L’Ennui

Published on: March 23rd, 2004

L’ENNUI

7/10

Fr 1998, dir. Cedric Kahn, 120m

Kahn’s engaging adaptation of Albert Moravia’s novel La Noia (translated in English as Empty Canvas) showcases a remarkable performance from Sophie Guillemin as Ccilia, a precocious Paris teenager whose torrid romance with anguished intellectual Martin (Charles Berling) is the most relentlessly sexual screen relationship this side of Ai No Corrida. But in every other regard, this couple have zero in common: he’s an insecure chatterbox who must justify his every action in philosophical and moral terms. She’s as as monosyllabic as she is cheerfully amoral, making no bones about the fact that she’s “cheating” on Martin with a lad of her own age, Momo – who is constantly referred to but, amusingly, only briefly glimpsed. Though the film is seldom laugh-out-loud funny, it has a jagged, energetic streak of humour as Martin drives himself into agonies of self-doubt and jealousy. It’s as if Woody Allen had shacked up with Monica Lewinsky. Berling is convincing in a difficult, motormouth role, Guillemin so fresh and unaffected you suspect Kahn grabbed her off the street and shoved her onto his set. Though it’s a long, refreshingly complex piece of work, L’Ennui is also fast-paced, unpredictable, and handled with a loose, unobtrusive confidence by Kahn, right up to its satisfyingly bold flourish of an ending.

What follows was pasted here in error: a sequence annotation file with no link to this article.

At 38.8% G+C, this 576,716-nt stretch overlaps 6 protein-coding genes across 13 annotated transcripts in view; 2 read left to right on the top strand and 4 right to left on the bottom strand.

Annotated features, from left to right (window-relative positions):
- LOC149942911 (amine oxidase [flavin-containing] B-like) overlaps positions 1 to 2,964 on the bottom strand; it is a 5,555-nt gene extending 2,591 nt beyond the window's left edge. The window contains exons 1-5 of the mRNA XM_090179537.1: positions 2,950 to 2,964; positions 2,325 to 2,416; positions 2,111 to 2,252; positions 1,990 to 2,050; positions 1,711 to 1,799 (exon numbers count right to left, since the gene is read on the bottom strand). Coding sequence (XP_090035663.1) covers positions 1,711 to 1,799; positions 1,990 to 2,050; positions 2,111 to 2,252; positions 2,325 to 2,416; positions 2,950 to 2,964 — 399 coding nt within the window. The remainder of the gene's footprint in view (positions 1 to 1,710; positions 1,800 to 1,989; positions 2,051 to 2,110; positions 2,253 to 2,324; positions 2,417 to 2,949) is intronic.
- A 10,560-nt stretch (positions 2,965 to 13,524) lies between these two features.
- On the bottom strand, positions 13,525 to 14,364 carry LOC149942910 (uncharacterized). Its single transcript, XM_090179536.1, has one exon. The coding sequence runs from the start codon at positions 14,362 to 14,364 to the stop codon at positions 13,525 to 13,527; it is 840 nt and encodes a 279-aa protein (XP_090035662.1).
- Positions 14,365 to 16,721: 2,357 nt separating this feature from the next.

by Neil Young
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